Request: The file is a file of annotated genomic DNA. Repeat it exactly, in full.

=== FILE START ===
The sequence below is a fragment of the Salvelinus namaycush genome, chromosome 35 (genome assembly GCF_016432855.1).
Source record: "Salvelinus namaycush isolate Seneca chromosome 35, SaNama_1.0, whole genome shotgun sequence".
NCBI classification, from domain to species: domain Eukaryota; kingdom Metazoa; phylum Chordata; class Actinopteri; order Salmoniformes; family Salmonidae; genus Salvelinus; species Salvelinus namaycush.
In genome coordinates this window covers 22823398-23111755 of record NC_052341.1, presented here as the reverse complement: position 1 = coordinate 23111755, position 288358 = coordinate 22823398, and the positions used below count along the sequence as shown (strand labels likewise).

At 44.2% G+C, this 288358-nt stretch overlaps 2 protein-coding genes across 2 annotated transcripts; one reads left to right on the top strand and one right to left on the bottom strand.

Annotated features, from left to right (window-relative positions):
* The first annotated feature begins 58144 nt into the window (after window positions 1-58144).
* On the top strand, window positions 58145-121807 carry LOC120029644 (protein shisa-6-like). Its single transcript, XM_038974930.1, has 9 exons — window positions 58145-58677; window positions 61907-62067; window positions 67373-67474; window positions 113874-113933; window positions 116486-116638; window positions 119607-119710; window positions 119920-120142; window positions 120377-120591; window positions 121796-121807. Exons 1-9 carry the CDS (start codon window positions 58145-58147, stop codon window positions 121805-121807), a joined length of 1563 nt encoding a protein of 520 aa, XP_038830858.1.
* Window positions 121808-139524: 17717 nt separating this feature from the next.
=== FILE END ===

The sequence below is a fragment of the Salvelinus namaycush genome, chromosome 35 (genome assembly GCF_016432855.1).
Source record: "Salvelinus namaycush isolate Seneca chromosome 35, SaNama_1.0, whole genome shotgun sequence".
NCBI classification, from domain to species: domain Eukaryota; kingdom Metazoa; phylum Chordata; class Actinopteri; order Salmoniformes; family Salmonidae; genus Salvelinus; species Salvelinus namaycush.
In genome coordinates this window covers 22823398-23111755 of record NC_052341.1, presented here as the reverse complement: position 1 = coordinate 23111755, position 288358 = coordinate 22823398, and the positions used below count along the sequence as shown (strand labels likewise).

At 44.2% G+C, this 288358-nt stretch overlaps 2 protein-coding genes across 2 annotated transcripts; one reads left to right on the top strand and one right to left on the bottom strand.

Annotated features, from left to right (window-relative positions):
* The first annotated feature begins 58144 nt into the window (after window positions 1-58144).
* On the top strand, window positions 58145-121807 carry LOC120029644 (protein shisa-6-like). Its single transcript, XM_038974930.1, has 9 exons — window positions 58145-58677; window positions 61907-62067; window positions 67373-67474; window positions 113874-113933; window positions 116486-116638; window positions 119607-119710; window positions 119920-120142; window positions 120377-120591; window positions 121796-121807. Exons 1-9 carry the CDS (start codon window positions 58145-58147, stop codon window positions 121805-121807), a joined length of 1563 nt encoding a protein of 520 aa, XP_038830858.1.
* Window positions 121808-139524: 17717 nt separating this feature from the next.